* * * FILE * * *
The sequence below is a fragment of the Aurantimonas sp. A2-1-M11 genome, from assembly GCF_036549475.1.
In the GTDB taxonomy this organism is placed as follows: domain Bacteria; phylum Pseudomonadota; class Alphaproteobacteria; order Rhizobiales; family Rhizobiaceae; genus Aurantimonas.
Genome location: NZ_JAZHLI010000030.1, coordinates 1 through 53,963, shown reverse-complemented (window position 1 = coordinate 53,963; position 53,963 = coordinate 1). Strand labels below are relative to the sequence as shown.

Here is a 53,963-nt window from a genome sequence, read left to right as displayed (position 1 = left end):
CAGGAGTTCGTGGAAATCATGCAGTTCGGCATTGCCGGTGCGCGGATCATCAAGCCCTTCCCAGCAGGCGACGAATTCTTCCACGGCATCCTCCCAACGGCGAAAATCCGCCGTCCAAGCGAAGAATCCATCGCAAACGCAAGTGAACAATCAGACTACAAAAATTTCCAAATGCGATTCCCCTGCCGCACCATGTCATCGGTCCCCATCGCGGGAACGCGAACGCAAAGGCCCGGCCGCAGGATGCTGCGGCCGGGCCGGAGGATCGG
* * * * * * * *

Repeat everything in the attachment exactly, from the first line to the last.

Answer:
The sequence below is a fragment of the Aurantimonas sp. A2-1-M11 genome, from assembly GCF_036549475.1.
In the GTDB taxonomy this organism is placed as follows: domain Bacteria; phylum Pseudomonadota; class Alphaproteobacteria; order Rhizobiales; family Rhizobiaceae; genus Aurantimonas.
Genome location: NZ_JAZHLI010000030.1, coordinates 1 through 53,963, shown reverse-complemented (window position 1 = coordinate 53,963; position 53,963 = coordinate 1). Strand labels below are relative to the sequence as shown.

Here is a 53,963-nt window from a genome sequence, read left to right as displayed (position 1 = left end):
CAGGAGTTCGTGGAAATCATGCAGTTCGGCATTGCCGGTGCGCGGATCATCAAGCCCTTCCCAGCAGGCGACGAATTCTTCCACGGCATCCTCCCAACGGCGAAAATCCGCCGTCCAAGCGAAGAATCCATCGCAAACGCAAGTGAACAATCAGACTACAAAAATTTCCAAATGCGATTCCCCTGCCGCACCATGTCATCGGTCCCCATCGCGGGAACGCGAACGCAAAGGCCCGGCCGCAGGATGCTGCGGCCGGGCCGGAGGATCGG